Consumer Security

Twitter Says ‘Our Bad’ for Posting Fake Tweets by Real Users

When a tweet goes out on Twitter that a user didn’t send, the concern is usually that the account has been hijacked by a malicious user. This week, however, three users on Twitter were surprised to find out that their user names and images had been used as examples in a marketing campaign created by Twitter itself.

Fake tweets attributed to three real Twitter accounts were used in a graphic on the Twitter advertising blog introducing the company’s TV ad targeting service. The graphic illustrated the metrics available to advertisers and used advertiser The Barista Bar as an example.

“This @baristabar ad is giving me the coffee shakes. Looks so good!” read one promotional tweet attributed to @subhash_tewari, for example.

“I wish I could make fancy lattes like in the @baristabar commercial” was another, attributed this time to @WilliamMazeo.

Twitter user @Neil_Gottlieb, meanwhile, was credited for a tweet that read, “What is the song in the new @baristabar commercial? I love it!!”

‘Never OK to Violate Privacy’

It wasn’t long before the three Twitter users represented in the graphic discovered that their accounts had been used without permission, and others on Twitter jumped in to echo their concern.

Twitter then reacted with a tweet of apology: “Hey @Neil_Gottlieb, @WilliamMazeo, @subash_tewari – so sorry about the confusion earlier today. We’re fixing the problem now.”

The response from @WilliamMazeo, “@TwitterAds -_- don’t do this again,” was soon joined by a number of other tweets, including a response from @Neil_Gottlieb: “Still nothing but an empty apology from Twitter for violating my privacy. ‘Confusion,’ they claim? By whom? Never OK to violate privacy.”

Twitter replaced the offending image with a new one containing the same sample tweets from three Twitter employees.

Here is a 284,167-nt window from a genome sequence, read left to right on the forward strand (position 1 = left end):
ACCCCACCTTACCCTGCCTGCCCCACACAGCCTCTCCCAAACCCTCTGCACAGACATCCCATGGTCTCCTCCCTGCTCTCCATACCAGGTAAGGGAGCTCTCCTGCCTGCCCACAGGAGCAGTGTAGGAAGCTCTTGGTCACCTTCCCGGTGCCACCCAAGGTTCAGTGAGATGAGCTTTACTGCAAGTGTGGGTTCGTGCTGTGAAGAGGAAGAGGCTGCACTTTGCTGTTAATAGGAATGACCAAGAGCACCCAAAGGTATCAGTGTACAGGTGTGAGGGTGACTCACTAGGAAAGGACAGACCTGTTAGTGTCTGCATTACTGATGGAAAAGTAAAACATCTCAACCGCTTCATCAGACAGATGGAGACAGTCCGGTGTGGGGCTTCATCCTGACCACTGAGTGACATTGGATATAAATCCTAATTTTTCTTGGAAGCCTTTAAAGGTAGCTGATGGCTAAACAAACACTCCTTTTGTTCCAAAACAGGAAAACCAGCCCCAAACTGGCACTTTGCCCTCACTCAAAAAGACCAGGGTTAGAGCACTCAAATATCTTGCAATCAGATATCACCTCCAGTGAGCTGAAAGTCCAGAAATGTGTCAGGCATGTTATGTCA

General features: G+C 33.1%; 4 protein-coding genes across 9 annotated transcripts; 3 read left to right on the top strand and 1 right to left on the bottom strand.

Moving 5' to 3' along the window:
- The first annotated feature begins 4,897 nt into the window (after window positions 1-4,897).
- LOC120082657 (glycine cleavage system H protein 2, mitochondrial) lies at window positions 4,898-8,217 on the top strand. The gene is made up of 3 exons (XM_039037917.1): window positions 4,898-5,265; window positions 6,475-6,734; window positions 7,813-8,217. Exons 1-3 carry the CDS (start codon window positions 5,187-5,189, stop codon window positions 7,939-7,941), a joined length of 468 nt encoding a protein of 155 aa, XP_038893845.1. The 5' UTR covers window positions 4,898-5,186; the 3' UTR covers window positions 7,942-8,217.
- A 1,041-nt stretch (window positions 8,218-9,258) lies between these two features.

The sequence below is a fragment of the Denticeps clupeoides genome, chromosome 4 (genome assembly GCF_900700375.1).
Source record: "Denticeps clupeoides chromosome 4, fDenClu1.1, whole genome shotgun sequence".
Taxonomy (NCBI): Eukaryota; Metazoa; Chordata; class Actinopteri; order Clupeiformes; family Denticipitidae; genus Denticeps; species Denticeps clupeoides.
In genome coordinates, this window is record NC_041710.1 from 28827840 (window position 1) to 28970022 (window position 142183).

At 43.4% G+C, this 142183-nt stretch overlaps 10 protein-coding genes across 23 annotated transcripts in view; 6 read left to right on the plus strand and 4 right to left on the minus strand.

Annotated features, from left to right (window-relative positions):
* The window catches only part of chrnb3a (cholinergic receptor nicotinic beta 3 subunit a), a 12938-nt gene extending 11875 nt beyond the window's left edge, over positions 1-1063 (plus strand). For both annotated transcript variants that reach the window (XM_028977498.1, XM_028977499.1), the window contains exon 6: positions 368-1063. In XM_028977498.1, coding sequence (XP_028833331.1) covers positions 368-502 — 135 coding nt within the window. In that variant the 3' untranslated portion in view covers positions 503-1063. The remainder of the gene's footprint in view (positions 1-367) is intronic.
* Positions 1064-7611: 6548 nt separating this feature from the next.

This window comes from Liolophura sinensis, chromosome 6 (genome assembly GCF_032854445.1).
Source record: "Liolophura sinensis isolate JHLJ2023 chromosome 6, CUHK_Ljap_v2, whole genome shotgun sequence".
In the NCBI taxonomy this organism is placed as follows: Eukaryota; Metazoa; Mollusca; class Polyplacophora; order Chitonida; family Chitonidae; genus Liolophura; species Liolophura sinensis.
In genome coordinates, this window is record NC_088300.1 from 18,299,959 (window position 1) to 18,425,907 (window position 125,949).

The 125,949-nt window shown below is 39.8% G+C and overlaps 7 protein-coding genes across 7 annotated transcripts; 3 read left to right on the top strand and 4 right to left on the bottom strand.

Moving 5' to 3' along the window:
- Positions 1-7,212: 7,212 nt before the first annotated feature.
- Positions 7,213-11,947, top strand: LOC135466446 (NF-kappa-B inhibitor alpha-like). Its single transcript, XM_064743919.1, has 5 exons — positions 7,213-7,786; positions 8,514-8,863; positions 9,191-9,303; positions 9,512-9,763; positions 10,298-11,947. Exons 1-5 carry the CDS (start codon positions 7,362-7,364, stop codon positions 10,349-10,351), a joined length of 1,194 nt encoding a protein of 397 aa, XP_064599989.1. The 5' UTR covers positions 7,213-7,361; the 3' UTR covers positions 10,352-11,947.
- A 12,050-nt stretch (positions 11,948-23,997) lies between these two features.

“We corrected the design mistake in the blog post’s imagery,” said Twitter spokesperson Will Stickney. “It’s our practice to use mocks for such posts, and we don’t have future plans to use actual users in such imagery on the ads blog.”

The company also added an update to its original blog post apologizing for its mistake.

“An earlier version of this blog post included an image with mock Tweets from real users of our platform,” wrote product manager Michael Fleischman. “This was not OK. Once we became aware of this mistake we took it down immediately. We deeply apologize to the three users included in the earlier images.”

Fictitious Advertiser?

Typically, companies use staffers or fictitious users to create such marketing examples. In fact, it is possible that @baristabar is a fictitious advertiser created by Twitter to test and demonstrate advertising on Twitter for the marketing and advertising department.

Most of the tweets for the account, which has tweets dating back to June 2011, are examples of Twitter marketing and advertising, with several tweets containing Twitter Cards.

On Wednesday morning the URL was listed under the Twitter account. Later in the afternoon the URL was removed. The website appears to be an empty WordPress page, with Twitter-like graphics including a header that says “twitter addict.”

A quick search for Barista Bar and Barista Bar San Francisco returned no results beyond the Twitter handle and URL.

‘A Situation That Is Not Good’

In any case, what may have simply been a testing program has now left Twitter with egg on its face.

“They’re trying to figure out ways to make money, so they’re probably experimenting with different things to see what they can get away with,” Joseph McElroy, head of marketing firm Corporate Performance Artists and organizer of the New York Inbound Marketing Professionals Meetup, told the E-Commerce Times.

“They’ve created a situation that is not good,” McElroy added.

‘Brands Make Mistakes’

Will it have a lasting effect on Twitter?

“Brands of all types make mistakes in marketing judgment from time to time,” David Libby, managing director of public relations and social media marketing firm 2pinz, told the E-Commerce Times.

“While Twitter may need to address this issue internally, I don’t think it will impact the social giant’s brand overall as this momentary gaffe is probably the result of a small team who had miscommunication on the development and potential outcomes of the campaign,” Libby added. “I wonder if Twitter has an internal ‘social media brand manager’?”

Indeed, “Twitter and social media are part of a practice called inbound marketing,” McElroy explained. “One of the key characteristics that make it work well is transparency by the company.

“When you violate transparency, you are violating inbound marketing,” he added. “You are asking for trouble.”

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